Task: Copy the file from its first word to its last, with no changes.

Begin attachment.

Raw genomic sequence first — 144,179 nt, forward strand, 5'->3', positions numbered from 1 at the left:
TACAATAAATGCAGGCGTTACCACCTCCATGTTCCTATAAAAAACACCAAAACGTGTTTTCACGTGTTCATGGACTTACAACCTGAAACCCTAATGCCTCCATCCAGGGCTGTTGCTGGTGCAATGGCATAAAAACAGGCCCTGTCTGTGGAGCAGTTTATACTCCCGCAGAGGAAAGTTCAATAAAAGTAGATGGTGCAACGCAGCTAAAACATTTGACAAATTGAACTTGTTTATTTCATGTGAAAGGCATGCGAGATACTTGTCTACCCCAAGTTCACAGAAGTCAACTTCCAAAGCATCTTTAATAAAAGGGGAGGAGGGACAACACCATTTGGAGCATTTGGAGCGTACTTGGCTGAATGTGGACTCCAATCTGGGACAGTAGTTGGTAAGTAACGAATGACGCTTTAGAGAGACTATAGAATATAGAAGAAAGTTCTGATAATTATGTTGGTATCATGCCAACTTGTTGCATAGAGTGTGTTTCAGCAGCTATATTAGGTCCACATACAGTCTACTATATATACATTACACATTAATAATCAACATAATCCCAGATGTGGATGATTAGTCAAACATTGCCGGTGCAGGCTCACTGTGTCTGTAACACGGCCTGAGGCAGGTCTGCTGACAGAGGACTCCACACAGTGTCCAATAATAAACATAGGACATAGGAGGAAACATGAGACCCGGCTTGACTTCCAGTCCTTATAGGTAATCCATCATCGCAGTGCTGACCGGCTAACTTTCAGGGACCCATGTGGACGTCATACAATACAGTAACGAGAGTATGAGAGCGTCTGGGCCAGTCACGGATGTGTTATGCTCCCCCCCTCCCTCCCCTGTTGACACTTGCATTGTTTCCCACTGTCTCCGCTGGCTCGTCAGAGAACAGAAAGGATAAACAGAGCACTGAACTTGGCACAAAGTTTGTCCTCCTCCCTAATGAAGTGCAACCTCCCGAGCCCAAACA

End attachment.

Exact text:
Raw genomic sequence first — 144,179 nt, forward strand, 5'->3', positions numbered from 1 at the left:
TACAATAAATGCAGGCGTTACCACCTCCATGTTCCTATAAAAAACACCAAAACGTGTTTTCACGTGTTCATGGACTTACAACCTGAAACCCTAATGCCTCCATCCAGGGCTGTTGCTGGTGCAATGGCATAAAAACAGGCCCTGTCTGTGGAGCAGTTTATACTCCCGCAGAGGAAAGTTCAATAAAAGTAGATGGTGCAACGCAGCTAAAACATTTGACAAATTGAACTTGTTTATTTCATGTGAAAGGCATGCGAGATACTTGTCTACCCCAAGTTCACAGAAGTCAACTTCCAAAGCATCTTTAATAAAAGGGGAGGAGGGACAACACCATTTGGAGCATTTGGAGCGTACTTGGCTGAATGTGGACTCCAATCTGGGACAGTAGTTGGTAAGTAACGAATGACGCTTTAGAGAGACTATAGAATATAGAAGAAAGTTCTGATAATTATGTTGGTATCATGCCAACTTGTTGCATAGAGTGTGTTTCAGCAGCTATATTAGGTCCACATACAGTCTACTATATATACATTACACATTAATAATCAACATAATCCCAGATGTGGATGATTAGTCAAACATTGCCGGTGCAGGCTCACTGTGTCTGTAACACGGCCTGAGGCAGGTCTGCTGACAGAGGACTCCACACAGTGTCCAATAATAAACATAGGACATAGGAGGAAACATGAGACCCGGCTTGACTTCCAGTCCTTATAGGTAATCCATCATCGCAGTGCTGACCGGCTAACTTTCAGGGACCCATGTGGACGTCATACAATACAGTAACGAGAGTATGAGAGCGTCTGGGCCAGTCACGGATGTGTTATGCTCCCCCCCTCCCTCCCCTGTTGACACTTGCATTGTTTCCCACTGTCTCCGCTGGCTCGTCAGAGAACAGAAAGGATAAACAGAGCACTGAACTTGGCACAAAGTTTGTCCTCCTCCCTAATGAAGTGCAACCTCCCGAGCCCAAACA